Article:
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  • Writer's pictureCrone

A social carrying capacity?

Breezy. A chill in the air. On the ploughed fields, seagulls and corvids pecked at the exposed soil. Black and white on the tired brown of over-used earth. At some unrecognisable signal, they'd rise and stir, snow and soot in a snow globe spinning and then sink again to the ground. But not sink all together, no, in groups and waves, sometimes setting the grounded birds back into flight. Electrons in constant movement.


Above them, the red kites rode the wide. Turning with the merest pivot of the long forked tail.


One might be chased by a crow, but would wheel away gracefully, with unconcerned ease.


Two chased each other, equals in flight, and the sky, for them, had substance, banks of breeze to push against.


I'd caught the end of a talk about the increasing numbers of red kites in this country. They were near extinct when I was a kid, but were reintroduced and have flourished. The speaker suggested that in the south-east, they have become a pest. They have reached, or are close to, the ecological carrying capacity and have exceeded what she called the social carrying capacity.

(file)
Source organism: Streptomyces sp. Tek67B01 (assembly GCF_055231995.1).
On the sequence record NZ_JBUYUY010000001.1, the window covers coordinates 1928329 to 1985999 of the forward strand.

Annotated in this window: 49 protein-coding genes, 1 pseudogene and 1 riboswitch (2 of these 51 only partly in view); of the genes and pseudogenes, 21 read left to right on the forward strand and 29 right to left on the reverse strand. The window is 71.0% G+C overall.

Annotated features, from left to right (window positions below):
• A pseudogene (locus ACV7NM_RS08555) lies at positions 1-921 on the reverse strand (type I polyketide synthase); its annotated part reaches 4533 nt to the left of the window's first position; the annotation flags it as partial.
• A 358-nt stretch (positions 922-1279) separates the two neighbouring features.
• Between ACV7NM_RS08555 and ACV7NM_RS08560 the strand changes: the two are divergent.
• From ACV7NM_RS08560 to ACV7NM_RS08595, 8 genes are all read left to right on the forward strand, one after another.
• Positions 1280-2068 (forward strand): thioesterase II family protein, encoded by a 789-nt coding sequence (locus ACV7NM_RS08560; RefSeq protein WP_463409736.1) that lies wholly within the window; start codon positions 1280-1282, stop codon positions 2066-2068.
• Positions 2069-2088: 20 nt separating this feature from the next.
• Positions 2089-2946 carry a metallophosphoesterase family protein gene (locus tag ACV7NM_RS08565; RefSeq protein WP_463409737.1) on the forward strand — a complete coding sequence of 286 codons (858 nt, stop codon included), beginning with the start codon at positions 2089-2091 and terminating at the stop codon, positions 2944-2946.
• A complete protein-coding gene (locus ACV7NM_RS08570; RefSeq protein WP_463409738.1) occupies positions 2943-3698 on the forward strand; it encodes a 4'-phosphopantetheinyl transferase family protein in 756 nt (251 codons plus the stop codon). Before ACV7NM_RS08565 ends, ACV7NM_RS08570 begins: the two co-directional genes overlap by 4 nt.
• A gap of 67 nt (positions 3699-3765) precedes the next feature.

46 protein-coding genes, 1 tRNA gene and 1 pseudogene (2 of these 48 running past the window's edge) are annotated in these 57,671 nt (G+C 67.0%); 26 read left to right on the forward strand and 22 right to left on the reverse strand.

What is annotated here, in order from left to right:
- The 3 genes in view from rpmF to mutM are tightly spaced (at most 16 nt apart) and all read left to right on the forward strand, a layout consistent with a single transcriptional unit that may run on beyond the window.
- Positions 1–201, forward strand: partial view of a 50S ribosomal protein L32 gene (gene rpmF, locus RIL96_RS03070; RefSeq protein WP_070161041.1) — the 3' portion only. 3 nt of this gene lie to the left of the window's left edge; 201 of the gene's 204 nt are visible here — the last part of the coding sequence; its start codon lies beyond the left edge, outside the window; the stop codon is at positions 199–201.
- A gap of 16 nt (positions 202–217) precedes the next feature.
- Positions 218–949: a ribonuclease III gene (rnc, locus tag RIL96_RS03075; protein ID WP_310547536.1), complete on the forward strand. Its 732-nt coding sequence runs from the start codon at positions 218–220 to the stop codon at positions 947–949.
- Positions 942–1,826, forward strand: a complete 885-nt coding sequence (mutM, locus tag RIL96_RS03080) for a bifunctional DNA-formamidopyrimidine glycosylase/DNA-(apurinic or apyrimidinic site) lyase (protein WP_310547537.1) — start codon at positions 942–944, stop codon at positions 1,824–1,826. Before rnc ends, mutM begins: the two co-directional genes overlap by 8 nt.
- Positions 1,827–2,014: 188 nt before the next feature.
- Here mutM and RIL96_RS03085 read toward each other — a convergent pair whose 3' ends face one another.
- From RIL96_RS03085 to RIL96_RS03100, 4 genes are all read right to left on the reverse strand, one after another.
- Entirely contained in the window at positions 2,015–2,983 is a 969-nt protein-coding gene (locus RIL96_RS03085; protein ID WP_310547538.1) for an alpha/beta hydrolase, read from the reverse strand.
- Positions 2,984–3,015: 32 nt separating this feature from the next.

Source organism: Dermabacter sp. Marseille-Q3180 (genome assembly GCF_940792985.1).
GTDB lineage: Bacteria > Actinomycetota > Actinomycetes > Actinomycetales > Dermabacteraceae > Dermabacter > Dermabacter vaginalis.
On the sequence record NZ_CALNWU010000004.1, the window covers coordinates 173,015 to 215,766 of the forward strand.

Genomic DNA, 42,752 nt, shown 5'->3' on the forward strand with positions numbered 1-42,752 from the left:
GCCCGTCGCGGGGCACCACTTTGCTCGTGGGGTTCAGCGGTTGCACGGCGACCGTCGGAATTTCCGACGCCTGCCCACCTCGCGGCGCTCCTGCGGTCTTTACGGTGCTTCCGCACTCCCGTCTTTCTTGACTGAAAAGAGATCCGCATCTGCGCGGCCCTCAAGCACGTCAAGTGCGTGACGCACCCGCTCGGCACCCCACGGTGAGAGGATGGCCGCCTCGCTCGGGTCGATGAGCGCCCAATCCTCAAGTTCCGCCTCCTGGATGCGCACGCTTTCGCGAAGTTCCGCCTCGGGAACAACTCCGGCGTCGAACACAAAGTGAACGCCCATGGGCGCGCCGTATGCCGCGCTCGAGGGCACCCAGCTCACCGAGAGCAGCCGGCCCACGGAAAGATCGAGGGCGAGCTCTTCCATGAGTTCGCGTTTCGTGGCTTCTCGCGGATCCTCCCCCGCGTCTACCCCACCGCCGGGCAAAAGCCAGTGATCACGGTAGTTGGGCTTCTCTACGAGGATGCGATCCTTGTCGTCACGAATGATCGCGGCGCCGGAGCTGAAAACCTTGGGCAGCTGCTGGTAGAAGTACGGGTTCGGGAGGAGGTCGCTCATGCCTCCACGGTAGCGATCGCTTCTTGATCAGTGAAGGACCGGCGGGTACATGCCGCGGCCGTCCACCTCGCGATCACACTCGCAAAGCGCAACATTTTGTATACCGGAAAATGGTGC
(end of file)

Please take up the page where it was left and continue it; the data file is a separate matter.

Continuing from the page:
This is the fate of the wild. First we kill them because we can; then because they are the enemy; then because we don't care. When they are so few, rare, they become precious. We tend and reintroduce. But the ungrateful critters should stay rare and special. Once they are common, they slip back down the ranks from awe-inspiring to vermin.


Me, I still see them as special. I remember the skies without them.


On this day, looking down to the hedgerow, I watched them ride the currents above the trees.

And then I noticed the calls. Incessant calls. And I suddenly wondered if one was injured or stuck. I set off across the plough.

In the event, I think they were, quite simply, calling.


Communicating.


Kites in conversation.

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maplekey4
Oct 14, 2023

"Two chased each other, equals in flight, and the sky, for them, had substance, banks of breeze to push against." Nice 😍


That example of how the status (and perhaps "controls") of a species fluctuates according to changing human definitions -- that's a sad thing.

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